FMCSA's registration overhaul 'incomplete and piecemeal': Legal experts

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Updated Jul 5, 2024
In the two months the comment period on FMCSA's registration overhaul was open, just four comments were filed. The agency noted in its recent public session, however, that it welcomed ongoing feedback directly via the email address.
In the two months the comment period on FMCSA's registration overhaul was open, just four comments were filed. The agency noted in its recent public session, however, that it welcomed ongoing feedback directly via the [email protected] email address.

The Federal Motor Carrier Safety Administration's plan to “clean up the bad actors” and freight fraudsters in trucking with an overhaul of its registration system represents a "significant step" towards modernizing and securing the industry, but has serious shortcomings, according to comments to the docket about those changes at 

The new system, dubbed the FMCSA Registration System (FRS), will eliminate a number of forms currently used by motor carriers and others in the transportation industry, including the MCS-150, BOC-3, OP-1 and more, integrating them all into a new online system.

That system, as described by Ken Riddle, director of the Office of Registration and Safety Information at FMCSA, would also implement identification and business verification tools into the FRS and not allow registrants to proceed until they've proven their identity and that their business exists and is registered with the IRS or the state.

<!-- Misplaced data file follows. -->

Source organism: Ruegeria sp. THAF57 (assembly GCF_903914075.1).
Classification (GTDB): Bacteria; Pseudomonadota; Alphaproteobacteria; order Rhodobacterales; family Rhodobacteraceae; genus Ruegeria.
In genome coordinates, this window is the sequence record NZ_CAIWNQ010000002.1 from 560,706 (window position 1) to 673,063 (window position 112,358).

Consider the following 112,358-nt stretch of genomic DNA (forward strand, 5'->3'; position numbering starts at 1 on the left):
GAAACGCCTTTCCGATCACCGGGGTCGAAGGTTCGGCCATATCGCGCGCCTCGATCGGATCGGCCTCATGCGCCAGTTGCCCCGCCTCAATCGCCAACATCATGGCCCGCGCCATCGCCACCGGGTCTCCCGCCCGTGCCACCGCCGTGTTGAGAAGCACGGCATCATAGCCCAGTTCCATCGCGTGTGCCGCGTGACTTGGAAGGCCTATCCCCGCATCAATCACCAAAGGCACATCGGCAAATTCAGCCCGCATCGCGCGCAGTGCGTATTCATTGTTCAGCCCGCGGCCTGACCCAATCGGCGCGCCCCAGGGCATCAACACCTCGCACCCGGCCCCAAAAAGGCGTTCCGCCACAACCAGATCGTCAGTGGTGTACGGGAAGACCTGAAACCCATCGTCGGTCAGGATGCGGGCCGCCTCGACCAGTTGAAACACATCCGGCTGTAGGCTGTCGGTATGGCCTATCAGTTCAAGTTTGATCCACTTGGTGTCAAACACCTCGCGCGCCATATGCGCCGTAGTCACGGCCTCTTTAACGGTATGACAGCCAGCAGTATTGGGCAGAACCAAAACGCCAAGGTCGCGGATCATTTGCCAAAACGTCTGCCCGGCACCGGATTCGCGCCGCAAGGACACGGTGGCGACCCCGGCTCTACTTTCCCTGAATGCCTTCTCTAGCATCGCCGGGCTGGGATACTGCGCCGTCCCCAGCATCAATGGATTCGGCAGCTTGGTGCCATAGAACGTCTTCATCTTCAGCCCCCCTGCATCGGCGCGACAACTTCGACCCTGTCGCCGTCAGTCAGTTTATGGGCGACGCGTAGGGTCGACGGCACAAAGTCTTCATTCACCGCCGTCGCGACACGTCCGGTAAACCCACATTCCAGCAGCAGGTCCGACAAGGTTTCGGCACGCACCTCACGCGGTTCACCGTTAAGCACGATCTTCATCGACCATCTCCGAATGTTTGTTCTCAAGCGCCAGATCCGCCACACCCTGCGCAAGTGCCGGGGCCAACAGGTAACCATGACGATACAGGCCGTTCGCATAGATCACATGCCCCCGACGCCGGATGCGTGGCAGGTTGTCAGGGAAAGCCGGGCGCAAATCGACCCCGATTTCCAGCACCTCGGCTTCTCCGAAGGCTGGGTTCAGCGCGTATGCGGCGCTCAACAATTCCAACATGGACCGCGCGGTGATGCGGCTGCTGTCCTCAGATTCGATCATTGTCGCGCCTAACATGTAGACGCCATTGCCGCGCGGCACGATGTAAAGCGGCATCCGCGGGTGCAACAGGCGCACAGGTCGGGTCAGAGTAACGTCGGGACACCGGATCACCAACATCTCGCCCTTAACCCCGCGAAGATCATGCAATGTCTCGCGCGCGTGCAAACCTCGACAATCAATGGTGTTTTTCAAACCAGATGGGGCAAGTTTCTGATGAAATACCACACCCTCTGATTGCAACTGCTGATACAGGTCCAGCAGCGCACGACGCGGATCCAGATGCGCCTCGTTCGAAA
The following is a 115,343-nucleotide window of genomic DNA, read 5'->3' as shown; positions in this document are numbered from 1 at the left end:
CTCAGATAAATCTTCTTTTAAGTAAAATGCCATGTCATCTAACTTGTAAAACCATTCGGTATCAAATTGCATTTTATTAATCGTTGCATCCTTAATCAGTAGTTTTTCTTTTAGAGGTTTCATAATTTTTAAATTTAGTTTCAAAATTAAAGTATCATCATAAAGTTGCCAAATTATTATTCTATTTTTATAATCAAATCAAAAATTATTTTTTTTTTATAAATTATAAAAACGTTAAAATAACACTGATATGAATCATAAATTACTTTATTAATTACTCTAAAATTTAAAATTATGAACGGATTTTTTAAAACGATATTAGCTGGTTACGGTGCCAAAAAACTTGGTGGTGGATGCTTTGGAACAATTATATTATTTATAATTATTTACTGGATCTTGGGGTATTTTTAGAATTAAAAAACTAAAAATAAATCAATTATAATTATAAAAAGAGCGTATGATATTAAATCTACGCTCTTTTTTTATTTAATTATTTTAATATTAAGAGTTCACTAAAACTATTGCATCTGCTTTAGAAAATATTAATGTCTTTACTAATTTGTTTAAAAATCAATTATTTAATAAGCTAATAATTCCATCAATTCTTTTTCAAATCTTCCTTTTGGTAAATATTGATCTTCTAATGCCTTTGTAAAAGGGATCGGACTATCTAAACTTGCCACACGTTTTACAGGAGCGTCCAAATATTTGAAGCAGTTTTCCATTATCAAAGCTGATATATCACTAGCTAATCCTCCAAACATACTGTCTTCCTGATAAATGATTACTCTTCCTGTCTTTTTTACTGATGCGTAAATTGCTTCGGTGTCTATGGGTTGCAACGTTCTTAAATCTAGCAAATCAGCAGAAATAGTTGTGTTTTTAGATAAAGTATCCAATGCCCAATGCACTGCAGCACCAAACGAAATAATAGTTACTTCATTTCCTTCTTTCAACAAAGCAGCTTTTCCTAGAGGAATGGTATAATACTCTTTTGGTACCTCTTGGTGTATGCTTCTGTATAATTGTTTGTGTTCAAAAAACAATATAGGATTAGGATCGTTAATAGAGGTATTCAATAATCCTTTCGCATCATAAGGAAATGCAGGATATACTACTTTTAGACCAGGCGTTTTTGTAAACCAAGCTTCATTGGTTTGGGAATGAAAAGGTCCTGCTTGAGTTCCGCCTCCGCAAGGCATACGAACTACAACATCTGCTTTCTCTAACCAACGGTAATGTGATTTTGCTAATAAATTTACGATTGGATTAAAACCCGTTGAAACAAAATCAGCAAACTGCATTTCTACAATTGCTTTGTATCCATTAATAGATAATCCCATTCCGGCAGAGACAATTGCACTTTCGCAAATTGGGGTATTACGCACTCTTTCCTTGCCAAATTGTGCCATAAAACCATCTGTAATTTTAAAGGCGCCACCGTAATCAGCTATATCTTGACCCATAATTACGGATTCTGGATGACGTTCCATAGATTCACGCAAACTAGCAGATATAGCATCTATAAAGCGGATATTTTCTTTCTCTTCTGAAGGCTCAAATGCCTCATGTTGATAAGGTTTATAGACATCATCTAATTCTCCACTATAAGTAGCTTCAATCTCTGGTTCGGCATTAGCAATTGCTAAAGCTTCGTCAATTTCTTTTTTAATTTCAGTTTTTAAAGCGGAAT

Overall, the FRS represents a massive undertaking FMCSA hopes to turn around in total by the end of 2025.

[Related: Does FMCSA registration overhaul have a sole-proprietor problem?]

Only four comments were filed on the docket in the two months the comment period was open (it closed June 18), yet each raised significant issues with the proposed new system.

A comment from a coalition of transportation, logistics and security organizations penned by attorneys Hank Seaton and Mark Andrews commended FMCSA "for recognizing that closer scrutiny of registration applications is necessary to prevent supply chain fraud ranging from identity theft to stolen loads." Yet Seaton and Andrews noted the FRS's single online questionnaire "would not be nearly enough unless backed up by hands-on vetting and verification of applicants before operating authority is granted."

They contended the FRS alone is "an incomplete and piecemeal approach to the need for investigating the authenticity and safety fitness of applications for registration."  

Seaton and Andrews also take issue with the legal basis for FMCSA's approach to the registration overhaul, arguing the agency had actually engaged in proposed rulemaking, not just an "information collection" effort, with their Federal Register publication and solicitation of feedback. Furthermore, the attorneys questioned FMCSA's hesitance to "penalize perpetrators of registration fraud," stating the agency had the power, and in fact previously had hit "reincarnated" carriers with thousands in fines. 

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FMCSA recently told Overdrive it does not pursue perjury charges against carriers, brokers and other registered entities found to have lied in their applications, even though the OP-1 form threatens perjury charges and up to $10,000 in fines and a year in jail. 

[Related: Are double brokering entities committing perjury? FMCSA weighs in]